What I have to preface this argument with is that this is solely my opinion, and in no way do I endorse compulsory termination of foetuses with genetic disorders. I’m 100% pro choice and believe that women have to right to do whatever they choose with their bodies and fertility. I’m simply approaching this with the knowledge of what life is like with a debilitating genetic disorder and the conversations I’ve had with my mother regarding her feelings towards my birth and conception.
With a sound mind and acknowledgement of how depressing and shocking it sounds, I believe I should have been aborted. I was my parent’s first born, and they had no idea that they both carried the Muscular Dystrophy recessive gene (making it so that every child they had would have a 25% chance of having the disorder). They then went on to have 3 more children, unaware of the MD genes or even of my diagnosis. In no way do they regret having me, they love me unconditionally regardless of my disability. However, had they’ve known about prenatal testing, and that they were both MD carriers, I wouldn’t have been born. This may upset or anger people, but I completely agree and support this hypothetical decision.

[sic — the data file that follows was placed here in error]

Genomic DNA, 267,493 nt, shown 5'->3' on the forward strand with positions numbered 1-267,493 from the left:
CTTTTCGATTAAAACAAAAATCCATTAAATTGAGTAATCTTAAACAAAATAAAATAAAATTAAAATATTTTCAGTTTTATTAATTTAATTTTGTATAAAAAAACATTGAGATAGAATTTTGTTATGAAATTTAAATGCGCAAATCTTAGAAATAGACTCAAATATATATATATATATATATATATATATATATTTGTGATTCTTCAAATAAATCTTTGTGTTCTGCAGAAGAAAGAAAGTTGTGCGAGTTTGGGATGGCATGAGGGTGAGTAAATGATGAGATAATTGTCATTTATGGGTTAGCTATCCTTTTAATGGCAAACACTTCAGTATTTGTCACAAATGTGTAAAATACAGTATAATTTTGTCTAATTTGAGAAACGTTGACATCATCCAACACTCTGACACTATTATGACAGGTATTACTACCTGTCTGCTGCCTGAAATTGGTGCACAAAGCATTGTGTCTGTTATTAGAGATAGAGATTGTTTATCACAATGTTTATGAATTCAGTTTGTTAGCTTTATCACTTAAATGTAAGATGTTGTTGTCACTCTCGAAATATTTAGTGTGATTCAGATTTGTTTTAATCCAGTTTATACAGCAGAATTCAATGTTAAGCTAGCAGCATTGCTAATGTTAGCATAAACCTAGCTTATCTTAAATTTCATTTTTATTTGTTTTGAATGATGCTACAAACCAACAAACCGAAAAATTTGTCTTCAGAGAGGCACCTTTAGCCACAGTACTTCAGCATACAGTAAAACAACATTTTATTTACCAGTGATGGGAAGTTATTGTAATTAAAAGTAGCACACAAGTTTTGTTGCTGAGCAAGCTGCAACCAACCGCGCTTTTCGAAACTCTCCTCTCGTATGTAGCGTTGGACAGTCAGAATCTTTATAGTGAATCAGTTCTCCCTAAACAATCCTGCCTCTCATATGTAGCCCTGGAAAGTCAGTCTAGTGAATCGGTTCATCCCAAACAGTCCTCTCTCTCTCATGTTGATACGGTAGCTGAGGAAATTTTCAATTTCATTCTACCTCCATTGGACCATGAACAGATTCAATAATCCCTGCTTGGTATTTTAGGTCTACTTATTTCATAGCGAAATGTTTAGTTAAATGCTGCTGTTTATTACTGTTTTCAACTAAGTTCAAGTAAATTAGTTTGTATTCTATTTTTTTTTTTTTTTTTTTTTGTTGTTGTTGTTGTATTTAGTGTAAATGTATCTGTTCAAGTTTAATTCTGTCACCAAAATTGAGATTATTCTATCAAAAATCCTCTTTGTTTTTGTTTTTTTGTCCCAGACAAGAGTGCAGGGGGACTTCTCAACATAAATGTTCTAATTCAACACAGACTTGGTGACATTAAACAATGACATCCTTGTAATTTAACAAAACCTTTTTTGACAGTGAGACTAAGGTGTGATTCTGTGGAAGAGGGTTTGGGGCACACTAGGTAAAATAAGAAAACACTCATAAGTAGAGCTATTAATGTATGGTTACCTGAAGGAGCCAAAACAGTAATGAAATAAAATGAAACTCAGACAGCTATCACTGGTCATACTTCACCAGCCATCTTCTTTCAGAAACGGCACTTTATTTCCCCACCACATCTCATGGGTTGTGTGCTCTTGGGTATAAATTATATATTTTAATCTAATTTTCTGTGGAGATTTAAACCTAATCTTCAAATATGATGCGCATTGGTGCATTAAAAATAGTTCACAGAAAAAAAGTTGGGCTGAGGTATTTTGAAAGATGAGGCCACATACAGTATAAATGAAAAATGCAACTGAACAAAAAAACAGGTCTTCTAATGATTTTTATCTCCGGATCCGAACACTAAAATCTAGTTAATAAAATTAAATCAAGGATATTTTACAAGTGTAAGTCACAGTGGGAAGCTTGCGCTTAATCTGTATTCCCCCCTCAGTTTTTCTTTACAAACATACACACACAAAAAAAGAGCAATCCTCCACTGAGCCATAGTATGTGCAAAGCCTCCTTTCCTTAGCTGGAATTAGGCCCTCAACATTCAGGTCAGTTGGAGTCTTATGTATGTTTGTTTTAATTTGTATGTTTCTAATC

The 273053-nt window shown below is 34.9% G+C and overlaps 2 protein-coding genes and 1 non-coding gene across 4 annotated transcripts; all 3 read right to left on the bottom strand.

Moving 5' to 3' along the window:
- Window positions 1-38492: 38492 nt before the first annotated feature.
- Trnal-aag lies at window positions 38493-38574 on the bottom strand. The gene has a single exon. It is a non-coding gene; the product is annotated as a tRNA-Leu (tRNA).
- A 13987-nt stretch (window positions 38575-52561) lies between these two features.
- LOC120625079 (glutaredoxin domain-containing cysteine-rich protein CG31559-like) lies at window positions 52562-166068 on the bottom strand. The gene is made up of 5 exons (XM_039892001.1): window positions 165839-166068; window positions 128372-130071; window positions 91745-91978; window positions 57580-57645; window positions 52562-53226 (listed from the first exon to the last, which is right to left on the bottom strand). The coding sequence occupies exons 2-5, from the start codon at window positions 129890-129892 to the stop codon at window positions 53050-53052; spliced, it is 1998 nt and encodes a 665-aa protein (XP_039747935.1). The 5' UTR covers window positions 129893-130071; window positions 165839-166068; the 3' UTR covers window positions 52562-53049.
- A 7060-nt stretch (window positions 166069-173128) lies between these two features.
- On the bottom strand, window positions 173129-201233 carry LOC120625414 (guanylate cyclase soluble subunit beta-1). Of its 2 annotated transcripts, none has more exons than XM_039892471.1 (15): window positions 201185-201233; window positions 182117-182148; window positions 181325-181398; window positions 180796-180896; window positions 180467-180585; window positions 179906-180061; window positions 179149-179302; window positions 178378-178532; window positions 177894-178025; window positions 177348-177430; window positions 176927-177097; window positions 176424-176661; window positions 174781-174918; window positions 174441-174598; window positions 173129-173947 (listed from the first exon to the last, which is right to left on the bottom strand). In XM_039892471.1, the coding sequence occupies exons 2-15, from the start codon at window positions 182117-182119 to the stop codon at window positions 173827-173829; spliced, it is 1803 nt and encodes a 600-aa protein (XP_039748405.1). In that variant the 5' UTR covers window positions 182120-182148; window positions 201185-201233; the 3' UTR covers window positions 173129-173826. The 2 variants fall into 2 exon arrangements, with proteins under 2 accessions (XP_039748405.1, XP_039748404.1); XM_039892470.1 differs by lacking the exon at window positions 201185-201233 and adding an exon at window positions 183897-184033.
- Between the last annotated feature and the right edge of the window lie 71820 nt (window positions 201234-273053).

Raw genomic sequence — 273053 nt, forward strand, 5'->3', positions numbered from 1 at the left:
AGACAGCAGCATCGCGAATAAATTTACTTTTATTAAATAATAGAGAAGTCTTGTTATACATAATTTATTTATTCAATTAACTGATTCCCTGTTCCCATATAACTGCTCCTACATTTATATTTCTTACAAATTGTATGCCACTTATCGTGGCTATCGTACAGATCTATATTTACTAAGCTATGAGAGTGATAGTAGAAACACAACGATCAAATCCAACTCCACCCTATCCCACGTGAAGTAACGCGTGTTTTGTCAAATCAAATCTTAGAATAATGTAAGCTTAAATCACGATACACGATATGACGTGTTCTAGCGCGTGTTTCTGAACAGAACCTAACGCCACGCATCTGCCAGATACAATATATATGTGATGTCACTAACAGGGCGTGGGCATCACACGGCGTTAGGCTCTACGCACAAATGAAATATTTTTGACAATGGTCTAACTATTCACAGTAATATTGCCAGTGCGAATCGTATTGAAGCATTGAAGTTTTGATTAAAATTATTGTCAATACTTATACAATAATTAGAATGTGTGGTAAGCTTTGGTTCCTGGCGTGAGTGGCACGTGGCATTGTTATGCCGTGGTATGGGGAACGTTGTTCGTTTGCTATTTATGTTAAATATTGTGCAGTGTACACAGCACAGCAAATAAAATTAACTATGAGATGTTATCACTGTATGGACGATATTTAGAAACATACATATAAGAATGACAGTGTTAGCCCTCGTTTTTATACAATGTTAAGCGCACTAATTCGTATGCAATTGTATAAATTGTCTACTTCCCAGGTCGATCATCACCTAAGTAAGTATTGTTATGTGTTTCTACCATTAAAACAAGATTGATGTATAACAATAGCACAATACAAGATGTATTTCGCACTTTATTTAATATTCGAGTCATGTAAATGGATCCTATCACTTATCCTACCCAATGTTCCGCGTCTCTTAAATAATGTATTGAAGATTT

I believe a lot of people have difficulty separating the person who I am now, with the foetus that I was. Obviously, I was born, am alive and am generally a delight to everyone who’s ever met me* (*citation needed). But a foetus is a collection of cells. Sure, that foetus has the potential to form and grow into an amazing human being, but it’s similar to someone feeling upset over eating seeds because the seeds could have been planted and grown into a beautiful tree. Of course human life is very different and more sacred, but the logic still applies. I don’t believe aborting foetuses with genetic disorders is ‘killing’ a person.